Maharashtra Health and Wellness Tourism Conference held in Mumbai

 Tuesday, July 3, 2018 


Maharashtra Health and Wellness TourismMedical and wellness tourism is a rapidly growing segment of the global tourism industry. Hence, for capturing a share of this pie, the state of Maharashtra, which claims to have solutions for both medical and wellness tourism at affordable prices, saw the coming together of stakeholders from the field of medicine and wellness to grow medical tourism in the state.

Nearly 200 professionals of medicine and wellness, including hospitals, doctors, wellness experts – from Maharashtra and overseas, as well as representatives of the state government gathered in Mumbai recently for the first Maharashtra Health and Wellness Tourism Conference (MHWTC).

The MHWTC provided a good platform for the experts to discuss and debate on the future of medical tourism in Maharashtra, as well as the potential of the state to emerge as a serious player in the global medical tourism industry.

Currently Maharashtra gets to witness more than 50,000 medical tourists every month and is gearing up to be able to treat more. At present, it is home to more than 14,000 hospitals and more than 100,000 qualified doctors.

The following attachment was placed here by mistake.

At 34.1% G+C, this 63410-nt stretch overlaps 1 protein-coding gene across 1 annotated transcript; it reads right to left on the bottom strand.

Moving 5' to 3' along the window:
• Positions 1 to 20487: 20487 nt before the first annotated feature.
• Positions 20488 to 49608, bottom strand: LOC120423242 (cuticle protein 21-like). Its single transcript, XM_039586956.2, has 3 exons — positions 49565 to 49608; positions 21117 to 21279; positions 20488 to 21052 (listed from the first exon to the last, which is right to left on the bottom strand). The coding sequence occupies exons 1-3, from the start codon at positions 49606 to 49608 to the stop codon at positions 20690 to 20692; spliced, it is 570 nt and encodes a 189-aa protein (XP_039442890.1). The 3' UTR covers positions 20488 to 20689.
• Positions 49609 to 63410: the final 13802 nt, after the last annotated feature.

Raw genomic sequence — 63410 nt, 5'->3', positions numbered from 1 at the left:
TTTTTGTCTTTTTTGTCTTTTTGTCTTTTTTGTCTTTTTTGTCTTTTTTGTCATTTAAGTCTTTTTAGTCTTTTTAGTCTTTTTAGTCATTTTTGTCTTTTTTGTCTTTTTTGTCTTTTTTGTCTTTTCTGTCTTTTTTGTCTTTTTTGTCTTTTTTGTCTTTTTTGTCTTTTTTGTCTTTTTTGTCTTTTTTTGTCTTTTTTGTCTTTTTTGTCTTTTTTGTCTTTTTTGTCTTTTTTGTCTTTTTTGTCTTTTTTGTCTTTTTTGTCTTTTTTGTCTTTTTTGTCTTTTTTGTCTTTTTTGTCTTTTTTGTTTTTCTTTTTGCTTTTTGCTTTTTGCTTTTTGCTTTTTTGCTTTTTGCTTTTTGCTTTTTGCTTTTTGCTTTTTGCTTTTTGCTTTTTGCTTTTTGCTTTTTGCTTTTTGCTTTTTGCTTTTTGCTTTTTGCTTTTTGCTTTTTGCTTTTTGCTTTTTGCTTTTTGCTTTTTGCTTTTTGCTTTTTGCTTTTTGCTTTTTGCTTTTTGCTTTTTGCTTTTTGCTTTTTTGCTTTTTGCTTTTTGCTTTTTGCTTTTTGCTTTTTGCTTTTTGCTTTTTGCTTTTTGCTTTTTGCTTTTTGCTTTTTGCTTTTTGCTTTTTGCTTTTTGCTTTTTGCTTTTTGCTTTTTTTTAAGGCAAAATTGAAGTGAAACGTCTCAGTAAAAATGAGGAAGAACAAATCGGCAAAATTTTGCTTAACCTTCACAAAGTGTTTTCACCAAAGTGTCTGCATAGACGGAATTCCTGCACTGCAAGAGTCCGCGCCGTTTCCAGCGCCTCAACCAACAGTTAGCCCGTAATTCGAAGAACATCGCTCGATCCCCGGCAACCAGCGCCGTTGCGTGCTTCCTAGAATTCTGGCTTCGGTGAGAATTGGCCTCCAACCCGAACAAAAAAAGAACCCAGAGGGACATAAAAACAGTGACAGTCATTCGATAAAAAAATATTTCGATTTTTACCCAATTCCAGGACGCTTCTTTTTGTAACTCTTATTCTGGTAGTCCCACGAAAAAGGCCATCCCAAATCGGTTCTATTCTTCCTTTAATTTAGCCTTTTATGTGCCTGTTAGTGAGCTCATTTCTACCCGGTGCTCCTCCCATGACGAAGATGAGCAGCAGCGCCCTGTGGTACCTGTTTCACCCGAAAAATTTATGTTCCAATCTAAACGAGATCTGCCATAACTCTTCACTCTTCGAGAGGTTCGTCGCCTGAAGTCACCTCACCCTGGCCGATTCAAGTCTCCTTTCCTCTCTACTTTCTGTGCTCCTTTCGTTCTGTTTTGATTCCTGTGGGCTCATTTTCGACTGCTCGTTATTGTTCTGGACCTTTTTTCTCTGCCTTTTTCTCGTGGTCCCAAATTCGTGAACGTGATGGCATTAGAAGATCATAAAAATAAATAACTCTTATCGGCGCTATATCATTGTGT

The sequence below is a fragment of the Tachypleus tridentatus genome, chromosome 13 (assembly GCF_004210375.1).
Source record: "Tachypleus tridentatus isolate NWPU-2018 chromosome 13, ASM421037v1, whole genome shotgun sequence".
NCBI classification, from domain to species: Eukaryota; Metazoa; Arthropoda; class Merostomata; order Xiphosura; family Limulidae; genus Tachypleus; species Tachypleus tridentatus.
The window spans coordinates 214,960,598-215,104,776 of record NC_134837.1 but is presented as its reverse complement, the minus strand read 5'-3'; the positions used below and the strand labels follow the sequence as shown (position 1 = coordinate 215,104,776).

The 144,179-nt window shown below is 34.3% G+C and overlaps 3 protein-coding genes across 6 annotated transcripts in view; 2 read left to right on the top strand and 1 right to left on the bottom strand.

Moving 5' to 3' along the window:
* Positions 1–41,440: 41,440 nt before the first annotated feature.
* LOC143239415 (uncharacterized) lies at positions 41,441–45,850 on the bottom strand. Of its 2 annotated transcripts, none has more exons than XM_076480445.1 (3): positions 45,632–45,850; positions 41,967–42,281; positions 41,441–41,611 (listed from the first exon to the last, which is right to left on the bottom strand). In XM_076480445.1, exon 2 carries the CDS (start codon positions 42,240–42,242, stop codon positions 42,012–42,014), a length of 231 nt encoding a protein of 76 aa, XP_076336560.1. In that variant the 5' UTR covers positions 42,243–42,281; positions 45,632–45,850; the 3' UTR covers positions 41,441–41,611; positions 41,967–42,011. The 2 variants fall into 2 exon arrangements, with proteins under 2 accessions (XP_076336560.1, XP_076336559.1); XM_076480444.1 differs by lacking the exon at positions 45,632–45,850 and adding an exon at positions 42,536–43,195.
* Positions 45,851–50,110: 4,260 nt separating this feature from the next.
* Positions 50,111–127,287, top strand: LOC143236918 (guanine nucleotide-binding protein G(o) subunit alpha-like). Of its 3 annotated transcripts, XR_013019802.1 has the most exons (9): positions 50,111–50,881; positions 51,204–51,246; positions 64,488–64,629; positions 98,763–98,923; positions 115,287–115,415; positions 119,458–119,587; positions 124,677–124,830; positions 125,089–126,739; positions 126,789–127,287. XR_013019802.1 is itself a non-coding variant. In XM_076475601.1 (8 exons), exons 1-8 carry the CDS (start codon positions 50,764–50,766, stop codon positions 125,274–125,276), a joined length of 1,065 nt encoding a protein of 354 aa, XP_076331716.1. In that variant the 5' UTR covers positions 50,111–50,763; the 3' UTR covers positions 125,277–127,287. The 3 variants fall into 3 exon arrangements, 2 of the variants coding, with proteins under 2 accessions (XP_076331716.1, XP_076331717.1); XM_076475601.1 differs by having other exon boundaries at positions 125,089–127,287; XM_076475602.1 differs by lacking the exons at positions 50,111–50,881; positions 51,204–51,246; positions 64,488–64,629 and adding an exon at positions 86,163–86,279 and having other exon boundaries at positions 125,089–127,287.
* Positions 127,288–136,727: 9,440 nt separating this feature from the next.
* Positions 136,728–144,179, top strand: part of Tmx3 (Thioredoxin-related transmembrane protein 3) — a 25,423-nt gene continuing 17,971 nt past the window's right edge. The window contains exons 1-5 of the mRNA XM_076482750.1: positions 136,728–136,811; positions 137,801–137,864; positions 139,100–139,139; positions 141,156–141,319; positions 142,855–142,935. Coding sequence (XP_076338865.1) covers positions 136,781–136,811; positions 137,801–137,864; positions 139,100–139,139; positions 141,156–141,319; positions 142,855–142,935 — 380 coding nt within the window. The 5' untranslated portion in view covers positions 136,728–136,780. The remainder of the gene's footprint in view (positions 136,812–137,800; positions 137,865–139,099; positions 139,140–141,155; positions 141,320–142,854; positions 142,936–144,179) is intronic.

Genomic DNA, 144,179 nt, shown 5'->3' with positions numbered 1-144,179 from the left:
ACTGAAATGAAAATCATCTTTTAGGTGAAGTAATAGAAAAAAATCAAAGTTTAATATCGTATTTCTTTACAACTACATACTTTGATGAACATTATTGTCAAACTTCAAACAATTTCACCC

India is well-known for its wellness heritage. In fact, it sees more tourists coming in for yoga and Ayurveda than for other treatments. Though Kerala in southern India is perhaps the most popular and well developed wellness destination in India, Maharashtra too has a fair share, with over 100 yoga and wellness centres, catering to national and international visitors.

“Maharashtra has a lot to offer in regards of both- wellness and medical tourism. Recently in the world skill competition, Maharashtra skill labour has proven the best  of having the best expertise in the wellness industry,” said Rekha Chowdhary, global wellness ambassador of India.

On the other hand, India is also taking big leaps in terms of global tech, having the best of infrastructure and manpower in place. There are more than 20,000 specialists and more than 1,50,000 nurses and paramedical staff in Maharashtra.

India is also progressing greatly with its post-operation services, especially with the digital communication at the disposal of both- the patients and doctors. Patients can now have a video chat with doctors from their home country for further consultations. However, the country’s medical institutions need to make progress in the domains of complex technologies such as AI and robotics.


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